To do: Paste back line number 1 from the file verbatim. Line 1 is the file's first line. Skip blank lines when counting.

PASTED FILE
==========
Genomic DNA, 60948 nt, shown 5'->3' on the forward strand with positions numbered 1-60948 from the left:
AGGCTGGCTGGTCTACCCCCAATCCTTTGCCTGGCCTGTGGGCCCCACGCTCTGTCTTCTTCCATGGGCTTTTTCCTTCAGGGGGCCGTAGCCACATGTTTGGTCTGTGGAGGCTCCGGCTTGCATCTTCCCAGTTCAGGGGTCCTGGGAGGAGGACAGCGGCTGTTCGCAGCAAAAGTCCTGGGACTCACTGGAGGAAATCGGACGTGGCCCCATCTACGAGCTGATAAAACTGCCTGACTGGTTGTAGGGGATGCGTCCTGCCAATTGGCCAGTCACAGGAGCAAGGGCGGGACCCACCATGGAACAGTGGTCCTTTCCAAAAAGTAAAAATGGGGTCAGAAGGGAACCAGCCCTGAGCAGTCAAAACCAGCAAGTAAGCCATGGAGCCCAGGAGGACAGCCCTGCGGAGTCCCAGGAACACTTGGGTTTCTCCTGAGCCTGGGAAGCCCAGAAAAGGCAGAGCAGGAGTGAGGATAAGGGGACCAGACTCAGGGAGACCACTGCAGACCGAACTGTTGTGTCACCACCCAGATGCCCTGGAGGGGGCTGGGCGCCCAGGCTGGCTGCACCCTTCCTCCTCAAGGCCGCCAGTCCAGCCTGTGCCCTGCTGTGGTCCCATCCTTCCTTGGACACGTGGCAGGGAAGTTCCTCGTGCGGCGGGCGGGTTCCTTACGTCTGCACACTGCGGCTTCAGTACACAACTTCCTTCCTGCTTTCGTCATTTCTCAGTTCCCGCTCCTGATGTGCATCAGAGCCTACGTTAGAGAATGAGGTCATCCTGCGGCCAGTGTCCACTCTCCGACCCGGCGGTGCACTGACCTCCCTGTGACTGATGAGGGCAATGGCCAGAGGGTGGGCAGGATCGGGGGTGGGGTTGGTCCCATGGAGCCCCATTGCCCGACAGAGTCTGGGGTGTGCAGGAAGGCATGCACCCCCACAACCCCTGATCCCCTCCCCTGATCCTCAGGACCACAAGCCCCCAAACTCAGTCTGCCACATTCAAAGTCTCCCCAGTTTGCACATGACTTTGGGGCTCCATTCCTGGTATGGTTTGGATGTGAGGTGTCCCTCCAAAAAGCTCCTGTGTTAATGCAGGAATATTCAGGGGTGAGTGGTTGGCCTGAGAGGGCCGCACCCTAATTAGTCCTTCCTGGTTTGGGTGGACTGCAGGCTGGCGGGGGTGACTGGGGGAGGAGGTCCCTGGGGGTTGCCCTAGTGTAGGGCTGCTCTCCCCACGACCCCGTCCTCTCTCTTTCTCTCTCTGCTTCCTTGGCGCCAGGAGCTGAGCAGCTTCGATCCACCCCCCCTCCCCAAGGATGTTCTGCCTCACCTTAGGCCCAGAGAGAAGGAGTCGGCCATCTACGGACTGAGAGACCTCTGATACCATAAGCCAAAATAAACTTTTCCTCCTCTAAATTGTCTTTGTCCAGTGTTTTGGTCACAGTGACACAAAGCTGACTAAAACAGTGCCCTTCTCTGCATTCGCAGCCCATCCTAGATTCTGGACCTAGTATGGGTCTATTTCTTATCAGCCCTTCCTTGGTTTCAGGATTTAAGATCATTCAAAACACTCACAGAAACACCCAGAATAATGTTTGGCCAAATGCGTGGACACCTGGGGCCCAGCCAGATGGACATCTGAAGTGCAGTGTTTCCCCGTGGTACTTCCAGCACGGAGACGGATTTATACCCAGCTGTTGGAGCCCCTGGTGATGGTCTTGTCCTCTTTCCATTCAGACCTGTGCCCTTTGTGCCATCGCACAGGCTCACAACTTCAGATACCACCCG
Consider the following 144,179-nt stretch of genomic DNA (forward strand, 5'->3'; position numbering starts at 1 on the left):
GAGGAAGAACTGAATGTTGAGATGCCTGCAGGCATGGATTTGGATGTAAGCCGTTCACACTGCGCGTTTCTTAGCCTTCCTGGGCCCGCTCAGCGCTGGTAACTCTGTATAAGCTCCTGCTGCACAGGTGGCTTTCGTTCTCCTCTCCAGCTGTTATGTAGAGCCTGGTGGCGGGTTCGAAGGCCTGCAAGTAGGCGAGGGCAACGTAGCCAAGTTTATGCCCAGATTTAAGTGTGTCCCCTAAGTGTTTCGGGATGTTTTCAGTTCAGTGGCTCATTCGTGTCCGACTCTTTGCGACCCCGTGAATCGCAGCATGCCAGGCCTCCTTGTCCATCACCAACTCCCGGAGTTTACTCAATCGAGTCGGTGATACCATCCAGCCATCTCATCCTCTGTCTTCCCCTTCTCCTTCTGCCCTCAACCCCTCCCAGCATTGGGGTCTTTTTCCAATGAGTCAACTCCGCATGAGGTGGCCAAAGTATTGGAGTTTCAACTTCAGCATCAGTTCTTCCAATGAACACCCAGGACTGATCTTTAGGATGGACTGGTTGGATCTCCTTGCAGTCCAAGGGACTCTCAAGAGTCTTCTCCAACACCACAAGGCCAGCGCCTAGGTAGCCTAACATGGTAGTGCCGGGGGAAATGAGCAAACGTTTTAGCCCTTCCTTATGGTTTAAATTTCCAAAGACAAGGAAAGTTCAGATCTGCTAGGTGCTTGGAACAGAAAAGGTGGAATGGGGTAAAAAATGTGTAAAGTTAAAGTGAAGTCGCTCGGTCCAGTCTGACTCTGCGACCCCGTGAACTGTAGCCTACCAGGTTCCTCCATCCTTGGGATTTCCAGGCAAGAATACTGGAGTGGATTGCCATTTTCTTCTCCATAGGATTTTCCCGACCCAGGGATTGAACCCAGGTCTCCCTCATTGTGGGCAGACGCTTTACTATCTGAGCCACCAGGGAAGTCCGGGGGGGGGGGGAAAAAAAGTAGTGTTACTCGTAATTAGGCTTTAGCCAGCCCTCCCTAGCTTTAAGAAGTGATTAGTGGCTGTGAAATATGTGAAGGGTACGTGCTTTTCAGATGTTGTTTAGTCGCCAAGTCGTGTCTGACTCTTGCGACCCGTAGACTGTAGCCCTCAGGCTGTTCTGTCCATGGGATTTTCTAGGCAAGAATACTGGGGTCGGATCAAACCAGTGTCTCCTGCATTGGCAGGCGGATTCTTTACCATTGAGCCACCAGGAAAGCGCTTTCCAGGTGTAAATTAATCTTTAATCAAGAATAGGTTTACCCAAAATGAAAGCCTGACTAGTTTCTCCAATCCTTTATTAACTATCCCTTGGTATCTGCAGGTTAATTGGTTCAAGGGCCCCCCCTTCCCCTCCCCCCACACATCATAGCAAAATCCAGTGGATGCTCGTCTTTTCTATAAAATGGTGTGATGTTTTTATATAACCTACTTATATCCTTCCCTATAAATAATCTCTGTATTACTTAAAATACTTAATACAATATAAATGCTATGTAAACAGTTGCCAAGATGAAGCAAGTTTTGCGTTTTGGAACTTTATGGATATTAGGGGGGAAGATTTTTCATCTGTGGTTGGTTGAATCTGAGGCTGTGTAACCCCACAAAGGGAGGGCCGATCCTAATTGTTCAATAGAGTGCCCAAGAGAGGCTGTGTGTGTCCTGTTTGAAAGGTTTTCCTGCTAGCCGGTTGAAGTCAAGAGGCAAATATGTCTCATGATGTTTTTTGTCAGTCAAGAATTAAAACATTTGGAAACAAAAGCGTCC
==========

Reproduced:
Genomic DNA, 60948 nt, shown 5'->3' on the forward strand with positions numbered 1-60948 from the left: